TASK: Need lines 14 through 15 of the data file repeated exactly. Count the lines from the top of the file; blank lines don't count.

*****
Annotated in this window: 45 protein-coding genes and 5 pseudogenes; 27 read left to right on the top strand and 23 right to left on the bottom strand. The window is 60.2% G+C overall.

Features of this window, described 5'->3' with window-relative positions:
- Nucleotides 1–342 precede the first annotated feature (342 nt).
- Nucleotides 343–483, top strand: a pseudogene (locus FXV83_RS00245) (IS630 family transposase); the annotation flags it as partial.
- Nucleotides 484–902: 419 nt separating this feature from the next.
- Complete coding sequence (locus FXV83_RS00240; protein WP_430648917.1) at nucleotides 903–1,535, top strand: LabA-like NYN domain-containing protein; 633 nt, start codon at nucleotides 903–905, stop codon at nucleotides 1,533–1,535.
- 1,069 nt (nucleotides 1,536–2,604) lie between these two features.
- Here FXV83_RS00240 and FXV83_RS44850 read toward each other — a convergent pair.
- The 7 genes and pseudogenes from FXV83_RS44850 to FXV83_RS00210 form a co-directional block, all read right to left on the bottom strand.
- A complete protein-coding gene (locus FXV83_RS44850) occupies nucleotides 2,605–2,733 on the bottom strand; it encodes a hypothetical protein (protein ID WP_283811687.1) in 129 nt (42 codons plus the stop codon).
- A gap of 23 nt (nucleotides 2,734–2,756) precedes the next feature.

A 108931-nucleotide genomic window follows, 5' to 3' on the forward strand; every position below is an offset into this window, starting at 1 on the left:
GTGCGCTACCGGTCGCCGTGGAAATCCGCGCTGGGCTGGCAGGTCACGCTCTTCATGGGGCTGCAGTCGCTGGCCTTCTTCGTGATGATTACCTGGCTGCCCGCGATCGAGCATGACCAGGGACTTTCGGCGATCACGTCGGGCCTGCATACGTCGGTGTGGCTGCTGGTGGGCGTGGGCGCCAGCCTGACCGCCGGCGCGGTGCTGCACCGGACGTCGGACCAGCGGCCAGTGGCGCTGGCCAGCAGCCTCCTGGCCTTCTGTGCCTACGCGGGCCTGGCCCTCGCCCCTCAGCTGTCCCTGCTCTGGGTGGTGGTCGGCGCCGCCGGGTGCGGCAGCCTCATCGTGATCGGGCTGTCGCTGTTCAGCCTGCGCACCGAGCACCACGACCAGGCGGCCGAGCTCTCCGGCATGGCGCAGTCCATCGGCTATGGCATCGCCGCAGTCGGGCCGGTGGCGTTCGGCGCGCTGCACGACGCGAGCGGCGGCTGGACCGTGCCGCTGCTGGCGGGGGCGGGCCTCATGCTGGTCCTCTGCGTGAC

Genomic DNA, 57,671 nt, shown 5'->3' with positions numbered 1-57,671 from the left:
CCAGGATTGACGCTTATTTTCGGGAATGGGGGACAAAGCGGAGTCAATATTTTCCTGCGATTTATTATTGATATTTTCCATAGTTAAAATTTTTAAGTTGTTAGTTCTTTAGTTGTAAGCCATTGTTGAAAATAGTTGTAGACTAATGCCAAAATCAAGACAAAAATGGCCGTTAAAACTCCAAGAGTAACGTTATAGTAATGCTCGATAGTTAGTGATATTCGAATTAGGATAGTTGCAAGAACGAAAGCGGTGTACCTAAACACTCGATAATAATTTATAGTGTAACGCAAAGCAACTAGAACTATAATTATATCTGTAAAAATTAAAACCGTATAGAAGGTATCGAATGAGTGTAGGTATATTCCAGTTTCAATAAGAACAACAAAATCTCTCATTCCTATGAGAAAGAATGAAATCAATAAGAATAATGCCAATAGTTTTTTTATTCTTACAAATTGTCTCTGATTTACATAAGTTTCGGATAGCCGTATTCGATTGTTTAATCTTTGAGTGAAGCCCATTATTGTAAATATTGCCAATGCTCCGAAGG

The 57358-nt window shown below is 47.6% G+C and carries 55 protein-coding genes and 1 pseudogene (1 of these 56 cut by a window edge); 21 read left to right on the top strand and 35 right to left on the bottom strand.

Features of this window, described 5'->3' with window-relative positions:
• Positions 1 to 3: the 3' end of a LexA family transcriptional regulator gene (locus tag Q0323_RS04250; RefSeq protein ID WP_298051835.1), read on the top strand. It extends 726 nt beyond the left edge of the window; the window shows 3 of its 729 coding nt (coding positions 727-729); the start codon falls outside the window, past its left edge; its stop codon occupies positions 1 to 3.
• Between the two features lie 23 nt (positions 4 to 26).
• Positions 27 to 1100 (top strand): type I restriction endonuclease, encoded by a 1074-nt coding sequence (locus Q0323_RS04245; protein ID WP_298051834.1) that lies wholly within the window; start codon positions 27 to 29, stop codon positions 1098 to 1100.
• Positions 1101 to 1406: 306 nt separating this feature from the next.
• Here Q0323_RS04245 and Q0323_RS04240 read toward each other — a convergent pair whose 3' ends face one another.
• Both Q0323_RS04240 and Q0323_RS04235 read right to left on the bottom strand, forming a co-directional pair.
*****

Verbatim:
Genomic DNA, 57,671 nt, shown 5'->3' with positions numbered 1-57,671 from the left:
CCAGGATTGACGCTTATTTTCGGGAATGGGGGACAAAGCGGAGTCAATATTTTCCTGCGATTTATTATTGATATTTTCCATAGTTAAAATTTTTAAGTTGTTAGTTCTTTAGTTGTAAGCCATTGTTGAAAATAGTTGTAGACTAATGCCAAAATCAAGACAAAAATGGCCGTTAAAACTCCAAGAGTAACGTTATAGTAATGCTCGATAGTTAGTGATATTCGAATTAGGATAGTTGCAAGAACGAAAGCGGTGTACCTAAACACTCGATAATAATTTATAGTGTAACGCAAAGCAACTAGAACTATAATTATATCTGTAAAAATTAAAACCGTATAGAAGGTATCGAATGAGTGTAGGTATATTCCAGTTTCAATAAGAACAACAAAATCTCTCATTCCTATGAGAAAGAATGAAATCAATAAGAATAATGCCAATAGTTTTTTTATTCTTACAAATTGTCTCTGATTTACATAAGTTTCGGATAGCCGTATTCGATTGTTTAATCTTTGAGTGAAGCCCATTATTGTAAATATTGCCAATGCTCCGAAGG